London's little Italy
Country Life UK|April 07, 2021
Maida Vale took its name from a small Italian town and an even smaller pub, so it’s the perfect place to celebrate the end of lockdown, says Carla Passino
Carla Passino

IT’S strange to walk around Maida Vale’s stately roads and think that none of this existed until 200 years ago. Of course, woods and fields had long occupied the stretch of land north of Paddington, but the area had no name of its own. Then a battle changed everything. When, in 1806, the British troops inflicted a burning humiliation on the Napoleonic army at Maida —a small Calabrian town few Italians would be able to pick out on a map—a patriotic pub on Edgware Road named itself The Hero of Maida, in homage to commander Sir John Stuart. As houses began to creep in on the surrounding pasture, the name stuck and Maida Vale was born.

The new crop of Italianate villas, iced white with stucco like giant cakes, and the rows of brick terraces and mansion blocks that followed them soon became home to publishers (Charles Ollier), artists (Sir John Tenniel) and poets: Robert Browning lived at 19, Warwick Crescent for more than 20 years and the pool where the Grand Union and Regent’s canals meet is now called after him. Although Browning has been credited with naming the canal area Little Venice, it was Byron that first (facetiously) compared the basin to the Italian lagoon.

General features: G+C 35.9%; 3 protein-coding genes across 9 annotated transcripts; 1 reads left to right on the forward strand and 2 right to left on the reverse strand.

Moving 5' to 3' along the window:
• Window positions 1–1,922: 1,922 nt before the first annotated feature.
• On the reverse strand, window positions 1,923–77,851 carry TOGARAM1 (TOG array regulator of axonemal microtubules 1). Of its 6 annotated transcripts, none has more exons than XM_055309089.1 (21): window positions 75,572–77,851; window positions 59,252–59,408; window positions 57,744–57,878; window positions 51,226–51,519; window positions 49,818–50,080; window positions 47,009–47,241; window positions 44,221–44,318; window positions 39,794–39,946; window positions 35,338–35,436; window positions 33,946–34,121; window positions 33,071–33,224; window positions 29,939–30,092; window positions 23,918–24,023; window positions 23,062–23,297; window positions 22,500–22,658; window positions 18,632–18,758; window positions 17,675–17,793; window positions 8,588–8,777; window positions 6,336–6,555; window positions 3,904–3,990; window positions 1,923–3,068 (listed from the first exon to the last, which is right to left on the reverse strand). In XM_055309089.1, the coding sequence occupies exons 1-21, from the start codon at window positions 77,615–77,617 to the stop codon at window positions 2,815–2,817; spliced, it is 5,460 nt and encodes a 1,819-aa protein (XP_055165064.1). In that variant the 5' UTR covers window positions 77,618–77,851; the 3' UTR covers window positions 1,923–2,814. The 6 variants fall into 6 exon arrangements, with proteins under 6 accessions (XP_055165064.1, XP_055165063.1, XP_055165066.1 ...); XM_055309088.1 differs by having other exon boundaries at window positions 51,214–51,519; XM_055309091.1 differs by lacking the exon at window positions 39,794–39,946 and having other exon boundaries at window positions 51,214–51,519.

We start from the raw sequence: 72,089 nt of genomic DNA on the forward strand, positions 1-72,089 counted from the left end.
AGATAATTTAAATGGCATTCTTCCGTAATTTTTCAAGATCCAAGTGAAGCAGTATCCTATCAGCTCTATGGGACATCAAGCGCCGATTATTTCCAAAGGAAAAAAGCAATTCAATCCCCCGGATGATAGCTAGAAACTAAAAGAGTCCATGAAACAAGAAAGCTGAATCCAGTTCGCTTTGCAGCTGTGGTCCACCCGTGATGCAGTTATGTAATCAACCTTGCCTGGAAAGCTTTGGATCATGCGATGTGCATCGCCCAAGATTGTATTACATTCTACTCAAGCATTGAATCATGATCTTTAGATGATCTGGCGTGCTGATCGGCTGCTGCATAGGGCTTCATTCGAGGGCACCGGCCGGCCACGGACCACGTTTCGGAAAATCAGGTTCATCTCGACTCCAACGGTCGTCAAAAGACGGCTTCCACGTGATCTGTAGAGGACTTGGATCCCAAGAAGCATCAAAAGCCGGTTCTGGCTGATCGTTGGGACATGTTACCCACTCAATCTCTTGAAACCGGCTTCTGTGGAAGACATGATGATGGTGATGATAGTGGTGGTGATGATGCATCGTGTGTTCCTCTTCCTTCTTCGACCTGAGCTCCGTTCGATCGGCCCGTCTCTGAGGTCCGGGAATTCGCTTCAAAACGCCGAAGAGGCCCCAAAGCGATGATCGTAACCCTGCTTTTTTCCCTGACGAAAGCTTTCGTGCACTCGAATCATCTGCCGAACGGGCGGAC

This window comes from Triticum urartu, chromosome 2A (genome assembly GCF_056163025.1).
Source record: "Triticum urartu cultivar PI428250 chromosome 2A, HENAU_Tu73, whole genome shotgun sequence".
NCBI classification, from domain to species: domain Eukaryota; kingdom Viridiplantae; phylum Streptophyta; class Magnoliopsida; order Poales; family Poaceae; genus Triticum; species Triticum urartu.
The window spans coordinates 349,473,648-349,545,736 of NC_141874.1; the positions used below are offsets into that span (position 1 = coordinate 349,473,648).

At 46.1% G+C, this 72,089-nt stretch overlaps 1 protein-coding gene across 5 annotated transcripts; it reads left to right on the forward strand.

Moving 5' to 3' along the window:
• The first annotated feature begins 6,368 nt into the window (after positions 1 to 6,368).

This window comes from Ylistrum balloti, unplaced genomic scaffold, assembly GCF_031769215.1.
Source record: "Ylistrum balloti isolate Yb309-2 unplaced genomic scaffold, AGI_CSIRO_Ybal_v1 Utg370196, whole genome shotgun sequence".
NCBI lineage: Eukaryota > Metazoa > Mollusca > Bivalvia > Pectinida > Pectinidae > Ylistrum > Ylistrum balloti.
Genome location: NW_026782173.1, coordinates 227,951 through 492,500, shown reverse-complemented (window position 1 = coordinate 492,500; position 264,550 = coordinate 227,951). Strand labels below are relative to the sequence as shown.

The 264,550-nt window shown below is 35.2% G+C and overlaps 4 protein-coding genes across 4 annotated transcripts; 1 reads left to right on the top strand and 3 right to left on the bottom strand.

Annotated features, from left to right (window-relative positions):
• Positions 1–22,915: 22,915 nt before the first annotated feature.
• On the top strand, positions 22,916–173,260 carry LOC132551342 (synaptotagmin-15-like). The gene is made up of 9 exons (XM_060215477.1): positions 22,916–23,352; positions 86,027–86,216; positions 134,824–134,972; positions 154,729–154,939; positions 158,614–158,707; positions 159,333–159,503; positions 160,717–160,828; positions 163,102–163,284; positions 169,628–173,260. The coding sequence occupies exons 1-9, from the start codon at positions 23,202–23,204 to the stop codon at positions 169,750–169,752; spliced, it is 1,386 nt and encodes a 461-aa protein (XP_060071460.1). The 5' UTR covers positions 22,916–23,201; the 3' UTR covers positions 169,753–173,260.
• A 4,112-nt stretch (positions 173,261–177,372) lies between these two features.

Story has it that the poet used to walk along the Paddington arm of the Grand Union Canal with his publisher, John Murray —helpfully pointing to the bridge where another publisher had once drowned himself—and was inspired to write that ‘there would be nothing to make the canal of Venice more poetical than that of Paddington, were it not for its artificial adjuncts’; a fair point, considering that, at the time, the London canals were lined with warehouses and wrapped in soot.

Even today, however, the elegant terraces halfway up Randolph Avenue, with their tripartite arched windows, are far more reminiscent of the Italian city than Little Venice itself, where the serene buildings and tree-lined banks have a rather more bucolic feel. This atmosphere—and the silence that comes with it—is a boon for Stan Middleton, who runs the Puppet Theatre Barge with his parents and brother.

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